I am looking for cash out auto loan on a 2001 Toyota Highlander with 75,000 miles and free & clear title. I was discharged from bankruptcy on Feb 6, 2007. What are my chances for a cash-out auto loan?
Different lenders call them different things, but what you seek is called a title loan. In a title loan, a borrower in financial distress uses their vehicle's title as collateral for a short term loan.
The loans work as follows: The borrower turns over the title and keys to the vehicle. In some cases, the lender will install a GPS or starter interrupter in the vehicle to make repossession easier.
The lender loans a fraction of the vehicle's value at high interest rates — as much as 25% for one month, which equals 300% APR. The borrower is expected to pay the whole amount back, plus interest, at the end of the month.
If the borrower does not make the loan payment, there are only two options. The borrower can roll the loan over for another month, with more fees and interest. This generally leads to a dangerous cycle of borrowing and rolling over the loan amount. In some cases, as the loan amount increases it becomes almost impossible to pay the debt. The other option is the lender repossesses the vehicle.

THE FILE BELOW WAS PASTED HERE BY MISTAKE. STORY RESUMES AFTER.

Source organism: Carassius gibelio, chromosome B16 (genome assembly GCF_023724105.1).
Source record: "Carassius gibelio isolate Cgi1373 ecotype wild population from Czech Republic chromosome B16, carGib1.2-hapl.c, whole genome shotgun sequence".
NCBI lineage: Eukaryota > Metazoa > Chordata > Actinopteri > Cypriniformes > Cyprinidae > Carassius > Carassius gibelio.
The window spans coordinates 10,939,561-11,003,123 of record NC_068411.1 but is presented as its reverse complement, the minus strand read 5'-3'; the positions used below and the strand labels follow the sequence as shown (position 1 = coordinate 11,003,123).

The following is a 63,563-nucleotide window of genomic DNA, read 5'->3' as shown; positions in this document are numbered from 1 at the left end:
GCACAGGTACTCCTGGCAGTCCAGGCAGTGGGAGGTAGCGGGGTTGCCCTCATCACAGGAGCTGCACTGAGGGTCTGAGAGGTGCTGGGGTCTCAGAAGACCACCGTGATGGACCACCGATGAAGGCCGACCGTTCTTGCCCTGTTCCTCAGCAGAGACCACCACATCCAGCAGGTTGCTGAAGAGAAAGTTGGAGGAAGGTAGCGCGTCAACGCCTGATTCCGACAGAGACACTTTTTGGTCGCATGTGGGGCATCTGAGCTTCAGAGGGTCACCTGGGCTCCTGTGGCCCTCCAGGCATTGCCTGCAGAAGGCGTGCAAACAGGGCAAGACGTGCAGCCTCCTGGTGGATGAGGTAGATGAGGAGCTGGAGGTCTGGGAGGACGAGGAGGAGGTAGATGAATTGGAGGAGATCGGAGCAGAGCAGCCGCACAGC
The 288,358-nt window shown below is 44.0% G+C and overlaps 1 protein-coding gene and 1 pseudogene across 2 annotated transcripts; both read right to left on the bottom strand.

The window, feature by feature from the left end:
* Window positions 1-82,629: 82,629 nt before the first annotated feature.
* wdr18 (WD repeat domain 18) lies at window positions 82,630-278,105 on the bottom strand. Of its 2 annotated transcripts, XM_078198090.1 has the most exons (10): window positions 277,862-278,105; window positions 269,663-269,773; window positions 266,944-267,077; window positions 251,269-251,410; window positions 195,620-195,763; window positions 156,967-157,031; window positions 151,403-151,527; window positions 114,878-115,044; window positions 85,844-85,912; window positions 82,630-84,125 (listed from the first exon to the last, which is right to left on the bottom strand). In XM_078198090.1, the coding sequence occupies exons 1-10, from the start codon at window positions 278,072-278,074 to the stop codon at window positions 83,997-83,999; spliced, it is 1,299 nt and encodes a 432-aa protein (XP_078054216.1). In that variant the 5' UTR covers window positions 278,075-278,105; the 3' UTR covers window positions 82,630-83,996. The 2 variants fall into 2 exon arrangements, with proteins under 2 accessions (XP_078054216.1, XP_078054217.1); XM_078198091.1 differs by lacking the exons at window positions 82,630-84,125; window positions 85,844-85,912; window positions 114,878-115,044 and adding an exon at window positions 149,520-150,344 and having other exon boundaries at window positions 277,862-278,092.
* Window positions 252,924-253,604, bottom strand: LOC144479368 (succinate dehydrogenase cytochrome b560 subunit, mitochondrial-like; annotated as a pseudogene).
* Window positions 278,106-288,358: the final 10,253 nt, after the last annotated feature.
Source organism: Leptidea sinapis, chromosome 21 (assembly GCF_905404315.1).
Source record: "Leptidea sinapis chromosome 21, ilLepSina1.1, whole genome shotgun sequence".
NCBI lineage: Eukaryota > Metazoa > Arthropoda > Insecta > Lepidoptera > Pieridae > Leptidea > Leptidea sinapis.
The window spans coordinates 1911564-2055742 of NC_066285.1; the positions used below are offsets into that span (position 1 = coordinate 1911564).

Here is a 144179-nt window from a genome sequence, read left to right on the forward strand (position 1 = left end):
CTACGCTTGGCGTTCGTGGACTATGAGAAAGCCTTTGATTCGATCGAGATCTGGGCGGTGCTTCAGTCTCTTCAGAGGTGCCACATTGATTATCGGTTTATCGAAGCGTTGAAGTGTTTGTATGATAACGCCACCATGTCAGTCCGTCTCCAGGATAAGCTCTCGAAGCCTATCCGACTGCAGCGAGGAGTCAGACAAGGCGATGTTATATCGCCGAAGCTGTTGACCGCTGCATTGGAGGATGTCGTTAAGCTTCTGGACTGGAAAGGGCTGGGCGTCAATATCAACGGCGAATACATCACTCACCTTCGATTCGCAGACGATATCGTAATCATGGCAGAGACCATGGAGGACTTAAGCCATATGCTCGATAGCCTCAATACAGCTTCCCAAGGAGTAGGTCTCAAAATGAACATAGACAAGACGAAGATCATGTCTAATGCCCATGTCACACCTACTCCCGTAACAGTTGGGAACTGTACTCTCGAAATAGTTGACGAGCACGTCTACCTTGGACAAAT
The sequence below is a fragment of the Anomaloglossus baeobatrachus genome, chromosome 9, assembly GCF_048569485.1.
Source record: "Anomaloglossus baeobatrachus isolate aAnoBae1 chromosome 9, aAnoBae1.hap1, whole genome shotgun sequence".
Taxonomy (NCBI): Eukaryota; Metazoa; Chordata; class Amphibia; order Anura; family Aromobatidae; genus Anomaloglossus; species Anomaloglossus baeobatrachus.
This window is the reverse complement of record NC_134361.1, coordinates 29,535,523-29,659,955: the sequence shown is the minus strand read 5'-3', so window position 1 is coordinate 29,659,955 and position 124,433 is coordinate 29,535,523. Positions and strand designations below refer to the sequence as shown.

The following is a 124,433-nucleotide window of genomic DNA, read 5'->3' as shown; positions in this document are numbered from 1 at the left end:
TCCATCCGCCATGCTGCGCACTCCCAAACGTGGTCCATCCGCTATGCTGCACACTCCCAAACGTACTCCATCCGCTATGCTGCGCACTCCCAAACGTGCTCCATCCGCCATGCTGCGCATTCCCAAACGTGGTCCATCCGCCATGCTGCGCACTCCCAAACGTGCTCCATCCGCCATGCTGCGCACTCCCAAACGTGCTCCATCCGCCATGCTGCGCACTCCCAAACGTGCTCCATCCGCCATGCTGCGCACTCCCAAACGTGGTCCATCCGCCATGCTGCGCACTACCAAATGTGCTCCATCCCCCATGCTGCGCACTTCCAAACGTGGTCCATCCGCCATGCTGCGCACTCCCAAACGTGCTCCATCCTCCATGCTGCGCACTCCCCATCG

As indicated above, the qualifications for a title loan are minimal: You need a vehicle title that has no lien holder. The title lender will not care about your credit rating, recent bankruptcy, income, or debt-to-income ratio. If you do not pay the lender's recourse is to repossess your vehicle.
I do not recommend a auto refinance, cash-out auto loan, or whatever the lender calls a title loan. The rates are onerous, and the risk to the borrower is high. Consider another form of short-term loan, 401(k) loan, or peer-to-peer loan. Each of these will have lower rates and less risk to you if you default.
I hope this information helps you Find. Learn & Save.